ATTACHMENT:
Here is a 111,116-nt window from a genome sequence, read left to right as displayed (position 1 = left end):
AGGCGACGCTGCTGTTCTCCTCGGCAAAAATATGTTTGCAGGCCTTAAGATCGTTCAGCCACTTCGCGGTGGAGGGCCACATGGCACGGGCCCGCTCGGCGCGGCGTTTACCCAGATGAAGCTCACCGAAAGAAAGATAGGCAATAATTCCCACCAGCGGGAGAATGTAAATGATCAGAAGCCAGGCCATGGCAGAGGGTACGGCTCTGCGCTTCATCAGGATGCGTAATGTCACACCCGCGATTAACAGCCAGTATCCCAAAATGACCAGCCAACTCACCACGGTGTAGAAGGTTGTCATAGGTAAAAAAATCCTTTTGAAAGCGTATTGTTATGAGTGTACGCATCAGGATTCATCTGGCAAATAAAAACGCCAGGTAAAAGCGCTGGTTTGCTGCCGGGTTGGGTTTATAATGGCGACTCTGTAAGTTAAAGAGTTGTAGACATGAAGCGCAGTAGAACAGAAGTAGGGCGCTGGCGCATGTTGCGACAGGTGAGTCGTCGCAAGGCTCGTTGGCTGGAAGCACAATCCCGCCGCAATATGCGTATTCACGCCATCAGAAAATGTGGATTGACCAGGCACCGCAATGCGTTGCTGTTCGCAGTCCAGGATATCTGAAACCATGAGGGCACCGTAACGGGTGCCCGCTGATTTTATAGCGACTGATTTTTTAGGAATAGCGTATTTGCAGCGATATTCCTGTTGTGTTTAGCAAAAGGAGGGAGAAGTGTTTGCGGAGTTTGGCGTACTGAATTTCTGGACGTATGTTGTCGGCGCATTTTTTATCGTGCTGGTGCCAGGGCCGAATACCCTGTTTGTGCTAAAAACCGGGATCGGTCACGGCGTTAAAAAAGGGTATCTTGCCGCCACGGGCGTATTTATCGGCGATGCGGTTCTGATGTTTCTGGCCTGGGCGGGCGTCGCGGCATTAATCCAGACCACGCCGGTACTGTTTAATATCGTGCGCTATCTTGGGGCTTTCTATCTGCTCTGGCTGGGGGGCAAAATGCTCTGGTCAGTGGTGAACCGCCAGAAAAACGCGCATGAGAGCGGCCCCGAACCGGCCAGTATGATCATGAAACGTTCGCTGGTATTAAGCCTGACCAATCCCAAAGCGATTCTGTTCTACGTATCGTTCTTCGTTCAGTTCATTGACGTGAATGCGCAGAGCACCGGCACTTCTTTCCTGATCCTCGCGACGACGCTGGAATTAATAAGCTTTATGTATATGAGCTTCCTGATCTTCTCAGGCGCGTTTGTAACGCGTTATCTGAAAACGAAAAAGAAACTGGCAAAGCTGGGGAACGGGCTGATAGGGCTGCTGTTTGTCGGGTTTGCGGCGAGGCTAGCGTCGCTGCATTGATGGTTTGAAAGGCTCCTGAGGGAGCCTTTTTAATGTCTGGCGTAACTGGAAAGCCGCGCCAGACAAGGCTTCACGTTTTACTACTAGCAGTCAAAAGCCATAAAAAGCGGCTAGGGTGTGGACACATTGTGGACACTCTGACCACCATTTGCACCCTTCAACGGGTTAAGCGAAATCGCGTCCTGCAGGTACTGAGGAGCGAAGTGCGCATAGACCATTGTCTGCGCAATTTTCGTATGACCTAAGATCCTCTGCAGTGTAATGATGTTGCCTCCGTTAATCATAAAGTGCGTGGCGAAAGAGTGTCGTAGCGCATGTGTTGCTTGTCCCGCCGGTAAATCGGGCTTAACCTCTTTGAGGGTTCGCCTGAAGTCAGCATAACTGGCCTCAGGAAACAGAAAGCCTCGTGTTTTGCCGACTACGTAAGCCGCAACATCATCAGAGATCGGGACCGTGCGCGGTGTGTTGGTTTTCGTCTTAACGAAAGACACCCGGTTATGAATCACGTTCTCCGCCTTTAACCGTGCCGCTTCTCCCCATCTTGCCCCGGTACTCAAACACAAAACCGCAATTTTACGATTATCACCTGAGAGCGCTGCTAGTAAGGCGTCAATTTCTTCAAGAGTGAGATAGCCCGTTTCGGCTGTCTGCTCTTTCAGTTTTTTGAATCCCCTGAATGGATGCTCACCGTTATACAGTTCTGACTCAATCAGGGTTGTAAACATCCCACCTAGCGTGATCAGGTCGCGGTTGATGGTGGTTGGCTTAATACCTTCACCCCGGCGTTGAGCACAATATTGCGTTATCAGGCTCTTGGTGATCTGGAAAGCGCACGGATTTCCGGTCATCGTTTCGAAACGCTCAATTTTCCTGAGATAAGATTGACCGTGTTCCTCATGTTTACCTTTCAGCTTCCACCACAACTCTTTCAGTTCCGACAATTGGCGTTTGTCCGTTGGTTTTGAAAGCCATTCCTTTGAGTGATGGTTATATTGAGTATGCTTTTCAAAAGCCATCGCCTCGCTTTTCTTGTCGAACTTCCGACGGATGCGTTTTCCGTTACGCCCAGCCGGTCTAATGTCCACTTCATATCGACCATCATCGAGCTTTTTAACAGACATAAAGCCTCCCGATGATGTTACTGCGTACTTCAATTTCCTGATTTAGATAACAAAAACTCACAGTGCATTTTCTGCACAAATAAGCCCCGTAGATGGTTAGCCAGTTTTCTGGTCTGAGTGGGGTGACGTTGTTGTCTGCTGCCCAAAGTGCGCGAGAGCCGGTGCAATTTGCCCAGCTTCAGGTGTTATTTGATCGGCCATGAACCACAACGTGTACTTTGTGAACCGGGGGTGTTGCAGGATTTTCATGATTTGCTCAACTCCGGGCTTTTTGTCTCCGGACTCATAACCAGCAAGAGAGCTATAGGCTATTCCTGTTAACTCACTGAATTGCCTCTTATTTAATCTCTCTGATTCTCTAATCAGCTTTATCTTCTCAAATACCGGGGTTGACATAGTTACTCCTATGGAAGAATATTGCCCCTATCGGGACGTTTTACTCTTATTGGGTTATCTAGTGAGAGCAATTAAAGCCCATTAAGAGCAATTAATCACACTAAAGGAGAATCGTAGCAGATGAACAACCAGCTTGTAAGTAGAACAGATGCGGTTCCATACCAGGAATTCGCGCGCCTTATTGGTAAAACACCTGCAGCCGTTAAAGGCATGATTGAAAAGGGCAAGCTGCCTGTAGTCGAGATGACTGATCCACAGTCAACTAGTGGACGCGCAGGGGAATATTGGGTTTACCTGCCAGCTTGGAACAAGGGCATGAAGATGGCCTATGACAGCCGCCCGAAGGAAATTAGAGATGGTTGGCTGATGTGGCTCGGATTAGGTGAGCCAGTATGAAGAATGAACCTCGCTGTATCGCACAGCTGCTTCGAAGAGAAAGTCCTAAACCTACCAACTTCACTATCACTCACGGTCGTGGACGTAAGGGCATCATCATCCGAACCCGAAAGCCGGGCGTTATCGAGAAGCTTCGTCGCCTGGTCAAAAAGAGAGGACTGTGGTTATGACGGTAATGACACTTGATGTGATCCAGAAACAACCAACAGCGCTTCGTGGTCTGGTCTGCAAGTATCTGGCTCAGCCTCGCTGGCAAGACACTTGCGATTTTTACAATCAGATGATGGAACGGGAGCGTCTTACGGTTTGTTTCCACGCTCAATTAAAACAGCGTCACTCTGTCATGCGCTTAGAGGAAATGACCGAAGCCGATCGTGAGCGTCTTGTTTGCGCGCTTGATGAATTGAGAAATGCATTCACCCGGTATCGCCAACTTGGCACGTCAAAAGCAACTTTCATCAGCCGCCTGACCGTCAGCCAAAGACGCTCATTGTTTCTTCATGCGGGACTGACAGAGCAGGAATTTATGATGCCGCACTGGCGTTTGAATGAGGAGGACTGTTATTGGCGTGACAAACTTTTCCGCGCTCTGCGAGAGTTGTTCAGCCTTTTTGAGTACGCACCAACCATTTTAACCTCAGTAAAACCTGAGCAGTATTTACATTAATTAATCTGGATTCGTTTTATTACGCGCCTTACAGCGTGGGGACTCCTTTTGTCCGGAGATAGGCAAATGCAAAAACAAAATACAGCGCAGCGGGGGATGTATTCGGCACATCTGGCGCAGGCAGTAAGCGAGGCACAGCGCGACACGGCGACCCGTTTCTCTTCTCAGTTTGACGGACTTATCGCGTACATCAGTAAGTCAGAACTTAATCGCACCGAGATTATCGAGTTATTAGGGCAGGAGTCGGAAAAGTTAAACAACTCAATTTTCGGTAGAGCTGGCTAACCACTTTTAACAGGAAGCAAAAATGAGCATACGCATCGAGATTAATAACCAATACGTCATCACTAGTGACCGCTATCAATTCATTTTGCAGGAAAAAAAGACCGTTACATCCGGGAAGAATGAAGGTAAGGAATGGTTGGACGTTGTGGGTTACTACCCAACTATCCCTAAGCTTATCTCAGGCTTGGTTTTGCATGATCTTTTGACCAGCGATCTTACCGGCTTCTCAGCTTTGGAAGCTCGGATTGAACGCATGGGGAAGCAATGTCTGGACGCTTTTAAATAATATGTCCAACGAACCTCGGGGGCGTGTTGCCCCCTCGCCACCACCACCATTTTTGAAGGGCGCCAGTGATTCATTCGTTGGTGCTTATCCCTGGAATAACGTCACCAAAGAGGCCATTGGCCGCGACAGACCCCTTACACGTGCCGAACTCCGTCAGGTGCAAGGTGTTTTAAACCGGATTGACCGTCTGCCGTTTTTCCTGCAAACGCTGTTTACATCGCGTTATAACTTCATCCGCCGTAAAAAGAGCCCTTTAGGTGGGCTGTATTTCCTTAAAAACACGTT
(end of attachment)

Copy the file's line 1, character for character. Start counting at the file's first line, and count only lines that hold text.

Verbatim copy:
Here is a 111,116-nt window from a genome sequence, read left to right as displayed (position 1 = left end):